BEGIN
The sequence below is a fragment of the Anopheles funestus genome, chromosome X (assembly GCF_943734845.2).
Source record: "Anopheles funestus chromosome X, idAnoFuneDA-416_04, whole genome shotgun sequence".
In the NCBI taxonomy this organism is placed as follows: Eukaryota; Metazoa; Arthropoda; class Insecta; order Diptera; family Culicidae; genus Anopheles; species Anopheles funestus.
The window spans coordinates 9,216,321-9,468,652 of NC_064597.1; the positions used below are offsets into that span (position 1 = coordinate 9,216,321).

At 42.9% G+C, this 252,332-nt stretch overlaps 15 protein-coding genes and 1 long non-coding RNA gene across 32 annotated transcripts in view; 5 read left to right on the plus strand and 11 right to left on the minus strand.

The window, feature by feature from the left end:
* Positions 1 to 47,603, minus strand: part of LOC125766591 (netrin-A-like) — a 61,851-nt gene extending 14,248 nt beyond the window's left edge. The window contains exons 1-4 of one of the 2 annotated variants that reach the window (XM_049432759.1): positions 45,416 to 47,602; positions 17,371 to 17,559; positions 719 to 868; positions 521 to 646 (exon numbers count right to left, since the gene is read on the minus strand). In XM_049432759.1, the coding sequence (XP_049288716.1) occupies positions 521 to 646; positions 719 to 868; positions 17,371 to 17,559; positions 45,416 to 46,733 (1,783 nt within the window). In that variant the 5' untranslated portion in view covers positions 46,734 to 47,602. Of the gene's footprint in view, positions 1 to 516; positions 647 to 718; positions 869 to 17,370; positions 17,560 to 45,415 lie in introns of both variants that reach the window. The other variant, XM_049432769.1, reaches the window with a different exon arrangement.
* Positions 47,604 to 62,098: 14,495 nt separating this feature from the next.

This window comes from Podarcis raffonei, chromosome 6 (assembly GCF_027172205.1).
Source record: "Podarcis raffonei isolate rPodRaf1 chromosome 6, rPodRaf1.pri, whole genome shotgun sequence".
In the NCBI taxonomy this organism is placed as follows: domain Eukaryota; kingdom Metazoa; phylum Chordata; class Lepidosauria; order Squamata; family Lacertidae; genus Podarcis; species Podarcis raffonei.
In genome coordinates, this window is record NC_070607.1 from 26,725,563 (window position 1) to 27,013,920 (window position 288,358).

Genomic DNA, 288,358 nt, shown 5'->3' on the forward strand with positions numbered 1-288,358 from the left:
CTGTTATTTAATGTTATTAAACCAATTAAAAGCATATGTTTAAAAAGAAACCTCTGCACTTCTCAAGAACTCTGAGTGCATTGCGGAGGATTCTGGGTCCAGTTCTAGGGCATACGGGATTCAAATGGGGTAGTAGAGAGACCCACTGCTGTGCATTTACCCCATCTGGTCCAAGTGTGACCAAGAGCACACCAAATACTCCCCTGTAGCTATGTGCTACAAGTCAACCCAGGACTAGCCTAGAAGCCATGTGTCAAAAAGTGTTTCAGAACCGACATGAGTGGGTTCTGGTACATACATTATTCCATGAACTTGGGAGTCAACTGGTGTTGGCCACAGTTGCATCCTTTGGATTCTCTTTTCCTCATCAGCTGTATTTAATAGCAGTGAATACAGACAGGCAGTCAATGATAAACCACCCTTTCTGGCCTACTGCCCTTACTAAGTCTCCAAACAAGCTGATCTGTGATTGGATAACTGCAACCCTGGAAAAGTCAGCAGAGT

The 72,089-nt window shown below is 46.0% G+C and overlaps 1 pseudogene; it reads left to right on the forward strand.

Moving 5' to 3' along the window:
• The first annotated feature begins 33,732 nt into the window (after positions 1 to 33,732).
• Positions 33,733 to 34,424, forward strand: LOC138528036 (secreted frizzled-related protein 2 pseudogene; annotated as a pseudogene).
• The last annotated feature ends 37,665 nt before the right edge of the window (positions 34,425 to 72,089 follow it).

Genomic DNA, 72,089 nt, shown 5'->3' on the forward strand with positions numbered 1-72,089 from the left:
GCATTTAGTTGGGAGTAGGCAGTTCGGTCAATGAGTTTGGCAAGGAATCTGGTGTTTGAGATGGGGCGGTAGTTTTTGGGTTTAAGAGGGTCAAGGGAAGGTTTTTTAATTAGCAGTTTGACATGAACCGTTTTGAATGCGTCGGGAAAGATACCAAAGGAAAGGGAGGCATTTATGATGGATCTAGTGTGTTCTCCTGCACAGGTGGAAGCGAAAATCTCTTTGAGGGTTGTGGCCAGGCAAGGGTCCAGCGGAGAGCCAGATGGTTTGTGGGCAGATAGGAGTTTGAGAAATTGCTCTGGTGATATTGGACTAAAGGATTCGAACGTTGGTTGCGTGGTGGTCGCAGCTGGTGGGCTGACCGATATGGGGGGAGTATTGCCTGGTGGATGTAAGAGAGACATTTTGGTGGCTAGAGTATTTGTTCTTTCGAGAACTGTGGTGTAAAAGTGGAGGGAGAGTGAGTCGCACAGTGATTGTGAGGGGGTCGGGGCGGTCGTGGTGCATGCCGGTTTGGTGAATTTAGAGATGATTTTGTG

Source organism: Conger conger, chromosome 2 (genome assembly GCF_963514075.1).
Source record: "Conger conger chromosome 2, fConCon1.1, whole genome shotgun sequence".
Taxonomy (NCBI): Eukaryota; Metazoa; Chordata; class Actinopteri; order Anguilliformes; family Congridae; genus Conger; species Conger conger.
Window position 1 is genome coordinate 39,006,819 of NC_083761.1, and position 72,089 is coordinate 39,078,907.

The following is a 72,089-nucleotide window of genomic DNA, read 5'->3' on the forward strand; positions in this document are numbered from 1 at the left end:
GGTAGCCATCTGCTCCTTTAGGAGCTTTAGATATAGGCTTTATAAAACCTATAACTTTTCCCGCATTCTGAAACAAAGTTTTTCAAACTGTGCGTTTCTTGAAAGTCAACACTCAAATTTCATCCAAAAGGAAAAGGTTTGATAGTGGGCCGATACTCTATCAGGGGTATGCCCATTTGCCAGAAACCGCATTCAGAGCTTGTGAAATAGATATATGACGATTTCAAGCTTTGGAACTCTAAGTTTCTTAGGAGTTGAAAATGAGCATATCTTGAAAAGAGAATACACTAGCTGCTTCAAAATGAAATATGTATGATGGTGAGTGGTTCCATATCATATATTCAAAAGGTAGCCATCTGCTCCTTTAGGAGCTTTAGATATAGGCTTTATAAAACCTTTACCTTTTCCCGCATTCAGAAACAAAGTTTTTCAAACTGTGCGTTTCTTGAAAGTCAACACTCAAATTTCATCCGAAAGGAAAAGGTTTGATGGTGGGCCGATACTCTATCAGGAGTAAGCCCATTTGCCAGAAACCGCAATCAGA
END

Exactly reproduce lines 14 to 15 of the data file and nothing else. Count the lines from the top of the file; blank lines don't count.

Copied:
CTGTTATTTAATGTTATTAAACCAATTAAAAGCATATGTTTAAAAAGAAACCTCTGCACTTCTCAAGAACTCTGAGTGCATTGCGGAGGATTCTGGGTCCAGTTCTAGGGCATACGGGATTCAAATGGGGTAGTAGAGAGACCCACTGCTGTGCATTTACCCCATCTGGTCCAAGTGTGACCAAGAGCACACCAAATACTCCCCTGTAGCTATGTGCTACAAGTCAACCCAGGACTAGCCTAGAAGCCATGTGTCAAAAAGTGTTTCAGAACCGACATGAGTGGGTTCTGGTACATACATTATTCCATGAACTTGGGAGTCAACTGGTGTTGGCCACAGTTGCATCCTTTGGATTCTCTTTTCCTCATCAGCTGTATTTAATAGCAGTGAATACAGACAGGCAGTCAATGATAAACCACCCTTTCTGGCCTACTGCCCTTACTAAGTCTCCAAACAAGCTGATCTGTGATTGGATAACTGCAACCCTGGAAAAGTCAGCAGAGT

The 72,089-nt window shown below is 46.0% G+C and overlaps 1 pseudogene; it reads left to right on the forward strand.